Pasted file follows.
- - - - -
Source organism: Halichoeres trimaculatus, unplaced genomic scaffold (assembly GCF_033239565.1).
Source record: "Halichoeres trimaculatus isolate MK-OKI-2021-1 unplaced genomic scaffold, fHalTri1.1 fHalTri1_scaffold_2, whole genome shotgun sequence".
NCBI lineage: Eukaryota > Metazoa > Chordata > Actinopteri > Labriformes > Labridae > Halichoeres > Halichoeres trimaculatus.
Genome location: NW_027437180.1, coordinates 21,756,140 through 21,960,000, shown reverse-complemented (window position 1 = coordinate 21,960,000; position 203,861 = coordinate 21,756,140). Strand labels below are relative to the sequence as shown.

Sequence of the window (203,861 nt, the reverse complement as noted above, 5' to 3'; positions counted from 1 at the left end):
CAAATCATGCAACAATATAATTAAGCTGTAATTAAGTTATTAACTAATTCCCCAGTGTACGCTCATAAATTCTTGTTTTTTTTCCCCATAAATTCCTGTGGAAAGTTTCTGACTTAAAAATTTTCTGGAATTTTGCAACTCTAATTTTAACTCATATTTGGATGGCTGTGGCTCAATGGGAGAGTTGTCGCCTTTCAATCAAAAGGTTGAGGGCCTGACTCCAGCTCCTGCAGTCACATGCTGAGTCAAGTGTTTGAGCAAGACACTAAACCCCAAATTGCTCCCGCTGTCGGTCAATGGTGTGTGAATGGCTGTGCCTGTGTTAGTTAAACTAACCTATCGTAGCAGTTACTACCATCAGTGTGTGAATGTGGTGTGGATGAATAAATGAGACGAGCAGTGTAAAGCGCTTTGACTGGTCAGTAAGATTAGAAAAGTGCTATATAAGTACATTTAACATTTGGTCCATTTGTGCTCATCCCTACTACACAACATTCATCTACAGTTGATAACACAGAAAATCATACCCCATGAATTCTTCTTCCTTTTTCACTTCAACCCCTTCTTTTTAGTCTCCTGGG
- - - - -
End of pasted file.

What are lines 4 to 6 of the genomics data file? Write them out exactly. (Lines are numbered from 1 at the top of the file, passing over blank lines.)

Genome location: NW_027437180.1, coordinates 21,756,140 through 21,960,000, shown reverse-complemented (window position 1 = coordinate 21,960,000; position 203,861 = coordinate 21,756,140). Strand labels below are relative to the sequence as shown.

Sequence of the window (203,861 nt, the reverse complement as noted above, 5' to 3'; positions counted from 1 at the left end):
CAAATCATGCAACAATATAATTAAGCTGTAATTAAGTTATTAACTAATTCCCCAGTGTACGCTCATAAATTCTTGTTTTTTTTCCCCATAAATTCCTGTGGAAAGTTTCTGACTTAAAAATTTTCTGGAATTTTGCAACTCTAATTTTAACTCATATTTGGATGGCTGTGGCTCAATGGGAGAGTTGTCGCCTTTCAATCAAAAGGTTGAGGGCCTGACTCCAGCTCCTGCAGTCACATGCTGAGTCAAGTGTTTGAGCAAGACACTAAACCCCAAATTGCTCCCGCTGTCGGTCAATGGTGTGTGAATGGCTGTGCCTGTGTTAGTTAAACTAACCTATCGTAGCAGTTACTACCATCAGTGTGTGAATGTGGTGTGGATGAATAAATGAGACGAGCAGTGTAAAGCGCTTTGACTGGTCAGTAAGATTAGAAAAGTGCTATATAAGTACATTTAACATTTGGTCCATTTGTGCTCATCCCTACTACACAACATTCATCTACAGTTGATAACACAGAAAATCATACCCCATGAATTCTTCTTCCTTTTTCACTTCAACCCCTTCTTTTTAGTCTCCTGGG